A strange complaint about public schools
Yesterday morning I sitting at my desk working, and I had The Journal Editorial Report on the TV. It isn't unusual for someone on their esteemed panel to take a shot at American education during the show, and sure enough, as they were about to close, Jason Riley threw out a little blurb about people not realizing how much they are spending on public education. Paul Gigot then responded with what was the weirdest complaint I've ever heard about public schools.
Jason, on your point, another thing you see in polls is that most Americans think that their public schools are actually doing very, very well. It is everybody else's public schools that are really rotten. And that's also one reason you just can't get a lot of support for education reform.
Sometimes the written word doesn't convey the exact message that comes across when you actually see the person say it, and this is one of those cases. The feeling I got while watching Gigot say this was that he thinks the people who think their public schools are "doing very, very well," are really stupid.
There are two points this brings to mind. The first one is that I have said a number of times that, despite the scorn of the elite, public schools are basically giving the public what it wants. Obviously, no school will make every single parent happy, but public schools across the nation are basically doing what their particular publics want them to. Whether Gigot likes it or not, and whether many teachers like it or not, academic excellence is not high on the list of goals that most parents have for their children.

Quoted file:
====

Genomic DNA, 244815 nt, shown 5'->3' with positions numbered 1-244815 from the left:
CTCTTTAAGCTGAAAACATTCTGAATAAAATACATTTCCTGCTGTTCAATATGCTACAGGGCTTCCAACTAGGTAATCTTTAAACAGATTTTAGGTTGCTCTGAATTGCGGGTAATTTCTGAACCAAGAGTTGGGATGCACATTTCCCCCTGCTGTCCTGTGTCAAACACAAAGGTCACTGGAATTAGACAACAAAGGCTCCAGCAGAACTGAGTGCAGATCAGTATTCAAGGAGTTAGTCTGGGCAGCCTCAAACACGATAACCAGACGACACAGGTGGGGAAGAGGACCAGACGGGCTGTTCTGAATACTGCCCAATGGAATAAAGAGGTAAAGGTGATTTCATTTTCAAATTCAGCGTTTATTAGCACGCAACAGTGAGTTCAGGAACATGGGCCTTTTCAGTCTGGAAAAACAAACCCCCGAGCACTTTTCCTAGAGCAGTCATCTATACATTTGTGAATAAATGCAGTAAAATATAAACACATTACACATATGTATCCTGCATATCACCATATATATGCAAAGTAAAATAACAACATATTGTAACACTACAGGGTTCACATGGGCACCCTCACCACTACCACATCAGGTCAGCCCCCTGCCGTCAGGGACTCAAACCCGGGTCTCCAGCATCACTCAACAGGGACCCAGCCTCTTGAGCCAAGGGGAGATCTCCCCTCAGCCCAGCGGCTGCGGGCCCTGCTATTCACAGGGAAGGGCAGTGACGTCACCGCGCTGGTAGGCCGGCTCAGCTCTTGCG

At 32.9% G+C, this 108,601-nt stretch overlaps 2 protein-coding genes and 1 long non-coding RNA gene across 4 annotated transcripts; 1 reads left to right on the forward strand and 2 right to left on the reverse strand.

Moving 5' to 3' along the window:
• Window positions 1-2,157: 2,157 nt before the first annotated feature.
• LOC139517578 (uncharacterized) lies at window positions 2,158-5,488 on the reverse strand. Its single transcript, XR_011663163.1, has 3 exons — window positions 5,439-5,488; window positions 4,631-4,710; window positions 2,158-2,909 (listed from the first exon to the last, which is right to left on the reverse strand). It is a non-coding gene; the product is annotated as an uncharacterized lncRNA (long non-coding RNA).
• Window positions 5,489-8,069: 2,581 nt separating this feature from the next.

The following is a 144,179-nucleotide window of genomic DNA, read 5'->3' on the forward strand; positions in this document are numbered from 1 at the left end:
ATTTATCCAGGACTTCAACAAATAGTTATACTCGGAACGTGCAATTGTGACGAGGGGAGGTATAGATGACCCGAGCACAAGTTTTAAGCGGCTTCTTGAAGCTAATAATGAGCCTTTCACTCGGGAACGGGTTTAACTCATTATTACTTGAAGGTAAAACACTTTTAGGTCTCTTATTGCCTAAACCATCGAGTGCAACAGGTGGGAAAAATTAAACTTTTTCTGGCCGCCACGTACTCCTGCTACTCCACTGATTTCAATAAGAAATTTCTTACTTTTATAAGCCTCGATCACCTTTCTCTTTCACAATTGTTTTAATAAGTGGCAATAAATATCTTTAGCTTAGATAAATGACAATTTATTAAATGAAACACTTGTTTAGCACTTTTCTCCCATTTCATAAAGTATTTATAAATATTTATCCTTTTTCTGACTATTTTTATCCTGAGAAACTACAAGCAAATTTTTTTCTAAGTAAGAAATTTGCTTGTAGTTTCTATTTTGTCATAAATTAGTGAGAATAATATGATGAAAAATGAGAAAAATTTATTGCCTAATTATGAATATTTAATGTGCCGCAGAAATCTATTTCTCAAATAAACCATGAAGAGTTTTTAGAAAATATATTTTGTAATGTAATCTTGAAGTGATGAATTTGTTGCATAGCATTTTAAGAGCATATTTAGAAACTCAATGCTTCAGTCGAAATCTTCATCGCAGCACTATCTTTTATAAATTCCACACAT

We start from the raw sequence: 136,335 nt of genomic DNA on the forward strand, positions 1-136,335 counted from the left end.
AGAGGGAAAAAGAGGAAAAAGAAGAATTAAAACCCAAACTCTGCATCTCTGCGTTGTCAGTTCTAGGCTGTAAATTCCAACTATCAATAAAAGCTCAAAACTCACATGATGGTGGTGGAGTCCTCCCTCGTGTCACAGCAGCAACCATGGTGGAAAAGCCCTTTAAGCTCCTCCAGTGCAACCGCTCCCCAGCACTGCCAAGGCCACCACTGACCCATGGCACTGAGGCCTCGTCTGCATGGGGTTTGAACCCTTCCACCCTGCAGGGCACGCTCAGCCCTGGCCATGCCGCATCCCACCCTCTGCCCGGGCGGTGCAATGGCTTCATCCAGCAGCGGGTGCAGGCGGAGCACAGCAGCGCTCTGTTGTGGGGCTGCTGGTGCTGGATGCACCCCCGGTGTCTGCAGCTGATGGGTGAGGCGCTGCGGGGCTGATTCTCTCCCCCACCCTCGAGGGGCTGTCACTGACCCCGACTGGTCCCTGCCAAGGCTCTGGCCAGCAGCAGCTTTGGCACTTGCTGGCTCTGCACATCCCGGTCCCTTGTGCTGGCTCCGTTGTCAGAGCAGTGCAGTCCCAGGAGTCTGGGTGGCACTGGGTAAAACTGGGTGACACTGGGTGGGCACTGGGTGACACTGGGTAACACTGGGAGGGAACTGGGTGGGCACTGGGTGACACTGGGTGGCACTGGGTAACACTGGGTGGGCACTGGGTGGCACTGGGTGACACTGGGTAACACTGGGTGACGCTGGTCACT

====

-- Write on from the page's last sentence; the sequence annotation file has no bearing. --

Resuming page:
My second point is that I wonder if there is any institution in America that is doing a worse job than the American press. They have succeeded in turning us into a negative, cynical people. Why is it that almost all institutions in America that get any amount of coverage by the press have poor public approval ratings? The president has a horrible public approval rating. Congress has an even worse public approval rating even though most people think their own particular congressmen are very good. Public education has a low public approval rating, even though people are happy with their own schools--much to the chagrin of snobs like Gigot.
What all of these institutions have in common is that the American public gets their information about them from the press. Is it possible that the problem here is that the information we get about all these institutions is unfairly negative? I don't want to see any of our public institutions whitewashed, but I would like to see them covered in a fair enough way so that people can make reasonable judgments about them. Quite frankly, I think our press is doing a lousy job of that. Maybe we need journalistic reform.